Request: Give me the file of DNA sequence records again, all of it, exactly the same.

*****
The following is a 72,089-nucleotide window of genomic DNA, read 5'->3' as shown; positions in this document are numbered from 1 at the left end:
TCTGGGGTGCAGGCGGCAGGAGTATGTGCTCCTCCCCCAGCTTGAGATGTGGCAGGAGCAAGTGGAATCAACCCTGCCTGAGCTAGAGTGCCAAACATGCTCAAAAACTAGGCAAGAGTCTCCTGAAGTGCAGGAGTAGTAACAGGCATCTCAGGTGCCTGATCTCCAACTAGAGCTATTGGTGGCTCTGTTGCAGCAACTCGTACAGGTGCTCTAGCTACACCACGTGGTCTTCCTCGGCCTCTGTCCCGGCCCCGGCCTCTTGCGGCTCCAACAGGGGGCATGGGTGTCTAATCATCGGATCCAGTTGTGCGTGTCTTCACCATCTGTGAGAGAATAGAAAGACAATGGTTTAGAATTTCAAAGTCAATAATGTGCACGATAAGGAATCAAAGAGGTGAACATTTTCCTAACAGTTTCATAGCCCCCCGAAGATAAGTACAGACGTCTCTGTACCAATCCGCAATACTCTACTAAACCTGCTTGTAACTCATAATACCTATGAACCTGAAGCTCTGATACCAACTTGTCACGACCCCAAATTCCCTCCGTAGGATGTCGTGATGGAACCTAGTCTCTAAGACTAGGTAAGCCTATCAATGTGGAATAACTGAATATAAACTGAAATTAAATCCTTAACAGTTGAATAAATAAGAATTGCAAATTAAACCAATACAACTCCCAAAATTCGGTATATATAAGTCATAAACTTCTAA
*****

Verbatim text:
The following is a 72,089-nucleotide window of genomic DNA, read 5'->3' as shown; positions in this document are numbered from 1 at the left end:
TCTGGGGTGCAGGCGGCAGGAGTATGTGCTCCTCCCCCAGCTTGAGATGTGGCAGGAGCAAGTGGAATCAACCCTGCCTGAGCTAGAGTGCCAAACATGCTCAAAAACTAGGCAAGAGTCTCCTGAAGTGCAGGAGTAGTAACAGGCATCTCAGGTGCCTGATCTCCAACTAGAGCTATTGGTGGCTCTGTTGCAGCAACTCGTACAGGTGCTCTAGCTACACCACGTGGTCTTCCTCGGCCTCTGTCCCGGCCCCGGCCTCTTGCGGCTCCAACAGGGGGCATGGGTGTCTAATCATCGGATCCAGTTGTGCGTGTCTTCACCATCTGTGAGAGAATAGAAAGACAATGGTTTAGAATTTCAAAGTCAATAATGTGCACGATAAGGAATCAAAGAGGTGAACATTTTCCTAACAGTTTCATAGCCCCCCGAAGATAAGTACAGACGTCTCTGTACCAATCCGCAATACTCTACTAAACCTGCTTGTAACTCATAATACCTATGAACCTGAAGCTCTGATACCAACTTGTCACGACCCCAAATTCCCTCCGTAGGATGTCGTGATGGAACCTAGTCTCTAAGACTAGGTAAGCCTATCAATGTGGAATAACTGAATATAAACTGAAATTAAATCCTTAACAGTTGAATAAATAAGAATTGCAAATTAAACCAATACAACTCCCAAAATTCGGTATATATAAGTCATAAACTTCTAA